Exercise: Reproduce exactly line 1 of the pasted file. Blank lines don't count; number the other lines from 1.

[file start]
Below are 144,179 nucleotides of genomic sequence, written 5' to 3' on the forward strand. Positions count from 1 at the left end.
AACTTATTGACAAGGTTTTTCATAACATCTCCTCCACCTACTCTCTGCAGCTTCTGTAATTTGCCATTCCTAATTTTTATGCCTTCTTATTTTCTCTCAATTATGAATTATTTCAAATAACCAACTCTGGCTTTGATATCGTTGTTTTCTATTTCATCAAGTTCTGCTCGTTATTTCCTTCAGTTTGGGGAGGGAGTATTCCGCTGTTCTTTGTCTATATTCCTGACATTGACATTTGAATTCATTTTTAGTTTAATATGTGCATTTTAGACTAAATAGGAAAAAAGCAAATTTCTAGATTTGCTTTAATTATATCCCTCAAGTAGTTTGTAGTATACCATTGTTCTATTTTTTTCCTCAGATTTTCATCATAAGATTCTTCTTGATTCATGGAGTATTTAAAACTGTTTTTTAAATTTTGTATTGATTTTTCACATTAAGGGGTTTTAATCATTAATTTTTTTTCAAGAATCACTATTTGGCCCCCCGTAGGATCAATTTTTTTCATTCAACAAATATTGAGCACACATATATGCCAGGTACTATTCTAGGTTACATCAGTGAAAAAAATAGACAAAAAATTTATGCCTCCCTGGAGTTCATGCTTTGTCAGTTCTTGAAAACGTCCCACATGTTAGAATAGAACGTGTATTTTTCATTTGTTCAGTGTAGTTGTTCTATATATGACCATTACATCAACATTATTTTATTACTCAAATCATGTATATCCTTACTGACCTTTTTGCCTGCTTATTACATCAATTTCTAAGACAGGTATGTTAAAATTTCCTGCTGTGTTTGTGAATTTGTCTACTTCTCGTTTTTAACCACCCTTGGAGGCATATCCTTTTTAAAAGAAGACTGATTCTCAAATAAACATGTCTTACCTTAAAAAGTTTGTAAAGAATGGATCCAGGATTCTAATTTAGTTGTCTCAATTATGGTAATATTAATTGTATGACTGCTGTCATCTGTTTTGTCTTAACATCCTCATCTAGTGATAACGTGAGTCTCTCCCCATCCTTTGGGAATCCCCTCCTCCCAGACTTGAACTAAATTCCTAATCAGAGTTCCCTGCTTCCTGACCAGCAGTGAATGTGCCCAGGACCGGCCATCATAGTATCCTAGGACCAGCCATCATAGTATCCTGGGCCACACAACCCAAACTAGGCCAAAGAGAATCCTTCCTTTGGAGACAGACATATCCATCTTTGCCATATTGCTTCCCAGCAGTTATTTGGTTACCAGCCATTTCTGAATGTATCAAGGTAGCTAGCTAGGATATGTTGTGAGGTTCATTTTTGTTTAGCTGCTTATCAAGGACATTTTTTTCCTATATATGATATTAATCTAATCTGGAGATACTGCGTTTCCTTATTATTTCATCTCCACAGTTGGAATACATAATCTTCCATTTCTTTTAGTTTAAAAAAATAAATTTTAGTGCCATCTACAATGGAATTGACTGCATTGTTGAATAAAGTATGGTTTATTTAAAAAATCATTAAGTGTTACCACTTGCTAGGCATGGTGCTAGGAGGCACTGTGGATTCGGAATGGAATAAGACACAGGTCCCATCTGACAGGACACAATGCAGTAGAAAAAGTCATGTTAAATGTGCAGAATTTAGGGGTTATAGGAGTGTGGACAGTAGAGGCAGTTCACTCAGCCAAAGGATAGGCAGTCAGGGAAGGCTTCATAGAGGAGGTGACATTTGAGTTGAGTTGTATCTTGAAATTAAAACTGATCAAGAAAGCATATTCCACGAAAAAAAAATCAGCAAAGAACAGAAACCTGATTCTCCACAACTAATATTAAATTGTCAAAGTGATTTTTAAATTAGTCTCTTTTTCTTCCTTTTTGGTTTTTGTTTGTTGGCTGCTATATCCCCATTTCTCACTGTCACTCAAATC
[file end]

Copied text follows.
Below are 144,179 nucleotides of genomic sequence, written 5' to 3' on the forward strand. Positions count from 1 at the left end.